The payments industry is evolving rapidly, between the switch to Europay, MasterCard and Visa (EMV) in the United States this past year along with the successes and failures associated with mobile payments. With new innovations and technologies also comes a shift in consumer behavior and expectations.
Merchant transition to EMV has been slow, with only 37 percent of retailers indicating they were EMV compliant, according to a survey conducted by The Strawhecker Group. Consumers now expect and trust secure point-of-sale (POS) systems. Therefore, it's critical for retailers to adopt new solutions and technologies such as EMV so that they can deliver the experience their customers have come to expect and demand.
As of Oct. 1, 2015, the rollout of EMV chip technology began in the United States. EMV technology helps to reduce counterfeit fraud as it generates data with each payment to authenticate the card, and then the cardholder is prompted to sign or enter a PIN to confirm their identity. While the U.S. retail payments system has been relatively stable for decades due to no major changes in POS systems, changes across the world have encouraged the U.S. to undergo some overhauls when it comes to POS systems.
As a merchant, it's important to pay attention to these shifts and read materials about the changes. You know that EMV is here, but what issues does it create? How costly can the choice to not upgrade a POS system be? When will retailers be held liable for in-store purchases?
Prior to EMV, the merchant wasn't held liable for in-store purchases. For instance, if retailers swiped a customer’s credit card, checked the back for a signature, and verified that signature and identification matched the driver’s license, if any fraud was committed it fell on the issuer and not the merchant. With EMV, it's the merchant’s choice whether it wants to upgrade its technology in-store to support chip-based cards. However, failure to do so now places the fraud burden on the merchant.
While EMV brings a learning curve, the benefits to upgrading the hardware for card-present transactions are many. For instance, it's been proven that EMV can help eliminate counterfeit fraud, which accounts for two-thirds of in-store fraud. Additionally, a recent Nilson Report found that the U.S. was home to nearly half of the world’s credit card fraud in 2014, accounting for 48.2 percent of global card fraud losses. Internationally, countries such as the United Kingdom have seen as high as a 70 percent drop in card-present counterfeit fraud since chip adoption.
If retailers choose to not upgrade their hardware and technology, the rules will likely work against them. For instance, EMV technology will continue to change the rules of where liability for fraud and chargebacks falls. As previously mentioned, one of the most drastic shifts that comes with the changes in technology is the shift in liability for any fraudulent charges. Here are a few key details retailers should be aware of around EMV chips and in-store liability:
- If the merchant hardware doesn't support EMV and the customer swipes a chip-based card and it's claimed as fraud, the merchant will be held liable.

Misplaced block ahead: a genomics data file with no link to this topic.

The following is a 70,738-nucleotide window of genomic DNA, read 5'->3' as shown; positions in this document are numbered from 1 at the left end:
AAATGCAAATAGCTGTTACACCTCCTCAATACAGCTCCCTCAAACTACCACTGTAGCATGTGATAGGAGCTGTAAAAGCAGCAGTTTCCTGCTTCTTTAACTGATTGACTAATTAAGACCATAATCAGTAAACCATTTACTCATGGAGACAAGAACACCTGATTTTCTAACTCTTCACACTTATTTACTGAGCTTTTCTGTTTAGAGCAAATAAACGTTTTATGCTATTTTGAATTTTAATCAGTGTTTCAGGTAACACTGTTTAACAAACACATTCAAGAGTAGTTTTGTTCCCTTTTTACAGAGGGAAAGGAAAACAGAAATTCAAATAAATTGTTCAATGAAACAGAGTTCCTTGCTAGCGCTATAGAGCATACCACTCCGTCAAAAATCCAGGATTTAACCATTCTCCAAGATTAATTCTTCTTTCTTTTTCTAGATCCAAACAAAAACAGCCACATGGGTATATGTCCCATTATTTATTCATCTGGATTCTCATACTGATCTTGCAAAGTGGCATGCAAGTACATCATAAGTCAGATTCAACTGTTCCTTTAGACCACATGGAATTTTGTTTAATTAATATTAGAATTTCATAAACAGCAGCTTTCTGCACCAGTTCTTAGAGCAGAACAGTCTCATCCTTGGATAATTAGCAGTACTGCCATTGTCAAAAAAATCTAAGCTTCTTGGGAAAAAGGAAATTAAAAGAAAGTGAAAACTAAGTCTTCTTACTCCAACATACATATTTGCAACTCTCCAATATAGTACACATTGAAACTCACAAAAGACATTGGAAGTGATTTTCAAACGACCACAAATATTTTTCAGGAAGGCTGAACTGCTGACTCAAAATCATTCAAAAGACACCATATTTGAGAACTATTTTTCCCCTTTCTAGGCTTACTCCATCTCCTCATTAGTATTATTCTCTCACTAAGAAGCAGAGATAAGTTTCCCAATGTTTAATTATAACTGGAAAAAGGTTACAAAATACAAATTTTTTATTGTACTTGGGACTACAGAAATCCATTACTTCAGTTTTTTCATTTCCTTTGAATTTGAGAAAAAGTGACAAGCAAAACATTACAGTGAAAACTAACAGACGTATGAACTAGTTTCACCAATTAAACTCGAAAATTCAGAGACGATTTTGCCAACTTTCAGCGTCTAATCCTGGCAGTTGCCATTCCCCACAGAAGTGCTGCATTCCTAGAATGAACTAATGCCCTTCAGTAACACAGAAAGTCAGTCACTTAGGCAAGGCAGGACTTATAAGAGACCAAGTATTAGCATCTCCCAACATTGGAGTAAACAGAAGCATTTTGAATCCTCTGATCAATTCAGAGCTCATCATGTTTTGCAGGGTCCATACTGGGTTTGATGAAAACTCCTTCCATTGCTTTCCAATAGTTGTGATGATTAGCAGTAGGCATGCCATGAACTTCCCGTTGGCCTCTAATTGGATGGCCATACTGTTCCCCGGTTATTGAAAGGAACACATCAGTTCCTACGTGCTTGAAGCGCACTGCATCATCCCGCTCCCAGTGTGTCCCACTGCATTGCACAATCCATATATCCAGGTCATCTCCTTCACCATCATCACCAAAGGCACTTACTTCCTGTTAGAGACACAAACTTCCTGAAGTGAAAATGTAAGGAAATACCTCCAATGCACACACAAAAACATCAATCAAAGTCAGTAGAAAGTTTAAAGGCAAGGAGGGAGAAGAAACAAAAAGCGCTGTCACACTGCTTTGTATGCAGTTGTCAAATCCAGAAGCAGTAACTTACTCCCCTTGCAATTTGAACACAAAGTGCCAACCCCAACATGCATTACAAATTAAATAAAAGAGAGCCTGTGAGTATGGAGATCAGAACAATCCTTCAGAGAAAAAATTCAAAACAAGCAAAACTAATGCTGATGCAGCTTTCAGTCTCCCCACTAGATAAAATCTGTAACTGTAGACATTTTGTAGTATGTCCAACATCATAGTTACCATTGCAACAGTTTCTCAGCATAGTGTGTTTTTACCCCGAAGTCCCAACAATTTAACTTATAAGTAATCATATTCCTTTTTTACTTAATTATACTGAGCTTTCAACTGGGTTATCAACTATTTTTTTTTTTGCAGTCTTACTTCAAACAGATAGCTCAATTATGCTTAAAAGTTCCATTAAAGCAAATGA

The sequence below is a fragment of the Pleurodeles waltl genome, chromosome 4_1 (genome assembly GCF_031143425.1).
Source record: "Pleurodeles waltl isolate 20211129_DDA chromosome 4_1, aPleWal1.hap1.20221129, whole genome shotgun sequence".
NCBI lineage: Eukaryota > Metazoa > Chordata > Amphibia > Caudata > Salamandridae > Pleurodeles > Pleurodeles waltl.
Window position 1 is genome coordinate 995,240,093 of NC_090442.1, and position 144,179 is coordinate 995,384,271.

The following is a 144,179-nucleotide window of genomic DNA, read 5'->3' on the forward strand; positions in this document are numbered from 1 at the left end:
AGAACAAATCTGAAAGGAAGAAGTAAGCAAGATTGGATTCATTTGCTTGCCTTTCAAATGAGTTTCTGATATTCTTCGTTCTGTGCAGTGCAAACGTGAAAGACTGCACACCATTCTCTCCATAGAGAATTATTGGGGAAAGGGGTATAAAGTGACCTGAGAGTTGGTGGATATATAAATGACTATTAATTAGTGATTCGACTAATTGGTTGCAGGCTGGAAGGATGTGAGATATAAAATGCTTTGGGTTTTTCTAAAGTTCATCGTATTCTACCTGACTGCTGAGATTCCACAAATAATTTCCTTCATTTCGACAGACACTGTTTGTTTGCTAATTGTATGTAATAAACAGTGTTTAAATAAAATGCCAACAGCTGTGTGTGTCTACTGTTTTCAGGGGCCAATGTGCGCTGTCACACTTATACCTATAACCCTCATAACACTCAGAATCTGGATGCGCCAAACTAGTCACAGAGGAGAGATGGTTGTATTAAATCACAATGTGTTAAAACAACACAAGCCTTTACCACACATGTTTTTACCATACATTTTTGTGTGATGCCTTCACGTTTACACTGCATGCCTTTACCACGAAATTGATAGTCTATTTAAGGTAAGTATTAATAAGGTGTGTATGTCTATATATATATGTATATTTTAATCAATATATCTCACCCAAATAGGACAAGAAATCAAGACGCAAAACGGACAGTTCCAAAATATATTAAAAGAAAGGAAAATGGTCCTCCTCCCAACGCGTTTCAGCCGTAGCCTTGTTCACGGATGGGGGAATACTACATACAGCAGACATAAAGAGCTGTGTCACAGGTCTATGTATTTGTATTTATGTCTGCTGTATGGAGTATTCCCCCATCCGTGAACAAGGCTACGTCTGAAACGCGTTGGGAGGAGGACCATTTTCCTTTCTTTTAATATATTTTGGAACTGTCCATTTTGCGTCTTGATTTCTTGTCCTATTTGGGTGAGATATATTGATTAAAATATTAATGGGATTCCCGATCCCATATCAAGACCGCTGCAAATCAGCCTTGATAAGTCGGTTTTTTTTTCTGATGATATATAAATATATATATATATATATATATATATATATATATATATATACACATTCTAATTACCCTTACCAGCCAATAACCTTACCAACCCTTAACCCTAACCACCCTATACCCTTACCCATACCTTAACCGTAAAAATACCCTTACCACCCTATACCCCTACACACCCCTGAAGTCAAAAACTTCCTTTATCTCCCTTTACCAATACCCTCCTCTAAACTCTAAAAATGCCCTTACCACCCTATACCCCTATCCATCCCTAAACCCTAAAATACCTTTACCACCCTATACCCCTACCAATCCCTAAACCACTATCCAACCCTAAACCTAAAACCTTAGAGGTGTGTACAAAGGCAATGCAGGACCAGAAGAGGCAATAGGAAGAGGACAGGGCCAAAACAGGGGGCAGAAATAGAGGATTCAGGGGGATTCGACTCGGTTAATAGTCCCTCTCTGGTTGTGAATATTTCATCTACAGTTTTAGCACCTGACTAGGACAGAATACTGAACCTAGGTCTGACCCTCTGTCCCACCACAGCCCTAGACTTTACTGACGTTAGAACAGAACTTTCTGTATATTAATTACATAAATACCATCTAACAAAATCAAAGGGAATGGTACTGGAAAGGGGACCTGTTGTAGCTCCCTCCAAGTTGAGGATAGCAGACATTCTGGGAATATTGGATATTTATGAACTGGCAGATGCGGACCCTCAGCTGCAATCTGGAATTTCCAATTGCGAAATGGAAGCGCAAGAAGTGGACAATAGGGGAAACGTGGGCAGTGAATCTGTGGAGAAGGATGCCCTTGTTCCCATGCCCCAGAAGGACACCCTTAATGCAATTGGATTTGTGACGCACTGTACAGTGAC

- If the merchant hardware does support EMV, but the card used isn't a chip card, then the liability falls on the issuer if the charge is flagged as counterfeit or fraud.
- If the merchant hardware does support EMV and the customer inserts a chip-based card, then that liability also falls on the issuing bank of the credit card.
Based on these rules, it's in the merchant’s best interest to upgrade its POS hardware and technology to support chip-based technology. However, with the shift to EMV comes unexpected costs for retailers. On average, companies are charging $200 to $500 per EMV terminal to upgrade. While the initial costs may seem high, the consequences of not upgrading can be far more costly.
For example, if a fraudster comes into your store and purchases $500 worth of clothing with an EMV-enabled card, but your terminal only accepts magnetic strips and the customer is able to swipe the card, this transaction could come back as fraud and you would be held liable for that entire transaction. Per the new rules, the choice to not upgrade POS terminals could lead to expensive lessons learned the hard way by retailers.
Another reason to upgrade is if fraudsters realize your store doesn't have an EMV POS system, they may end up targeting your store since they know they can still use their proven methods without trouble. Fraudsters who specialize in credit card fraud want the easiest methods possible. Without EMV chip cards issued or without an EMV-based POS system, your company will be a richer target for criminals.
While there's no immediate requirement to upgrade POS terminals to support EMV, it's vital that retailers be aware of the new rules. While upgrading POS in each retail store may seem expensive, the associated charges with new in-store liability rules create an even larger expense.
Michael Estabrooks is a financial recovery and reporting analyst at Radial, a provider of commerce technologies, omnichannel operations and marketing solutions.
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